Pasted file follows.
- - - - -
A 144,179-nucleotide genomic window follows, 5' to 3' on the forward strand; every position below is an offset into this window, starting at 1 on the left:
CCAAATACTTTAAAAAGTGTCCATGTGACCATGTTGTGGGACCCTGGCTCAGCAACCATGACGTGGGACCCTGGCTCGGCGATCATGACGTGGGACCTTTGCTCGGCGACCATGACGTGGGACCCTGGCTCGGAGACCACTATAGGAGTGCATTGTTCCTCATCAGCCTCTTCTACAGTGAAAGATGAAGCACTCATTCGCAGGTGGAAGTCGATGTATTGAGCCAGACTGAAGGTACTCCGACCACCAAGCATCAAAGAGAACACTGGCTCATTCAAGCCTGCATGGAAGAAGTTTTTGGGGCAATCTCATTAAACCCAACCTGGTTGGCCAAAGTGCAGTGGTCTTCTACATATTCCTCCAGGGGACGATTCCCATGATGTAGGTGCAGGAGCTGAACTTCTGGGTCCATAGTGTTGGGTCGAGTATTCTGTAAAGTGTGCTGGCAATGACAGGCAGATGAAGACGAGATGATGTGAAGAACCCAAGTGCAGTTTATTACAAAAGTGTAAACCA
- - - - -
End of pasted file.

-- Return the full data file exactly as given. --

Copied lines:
A 144,179-nucleotide genomic window follows, 5' to 3' on the forward strand; every position below is an offset into this window, starting at 1 on the left:
CCAAATACTTTAAAAAGTGTCCATGTGACCATGTTGTGGGACCCTGGCTCAGCAACCATGACGTGGGACCCTGGCTCGGCGATCATGACGTGGGACCTTTGCTCGGCGACCATGACGTGGGACCCTGGCTCGGAGACCACTATAGGAGTGCATTGTTCCTCATCAGCCTCTTCTACAGTGAAAGATGAAGCACTCATTCGCAGGTGGAAGTCGATGTATTGAGCCAGACTGAAGGTACTCCGACCACCAAGCATCAAAGAGAACACTGGCTCATTCAAGCCTGCATGGAAGAAGTTTTTGGGGCAATCTCATTAAACCCAACCTGGTTGGCCAAAGTGCAGTGGTCTTCTACATATTCCTCCAGGGGACGATTCCCATGATGTAGGTGCAGGAGCTGAACTTCTGGGTCCATAGTGTTGGGTCGAGTATTCTGTAAAGTGTGCTGGCAATGACAGGCAGATGAAGACGAGATGATGTGAAGAACCCAAGTGCAGTTTATTACAAAAGTGTAAACCA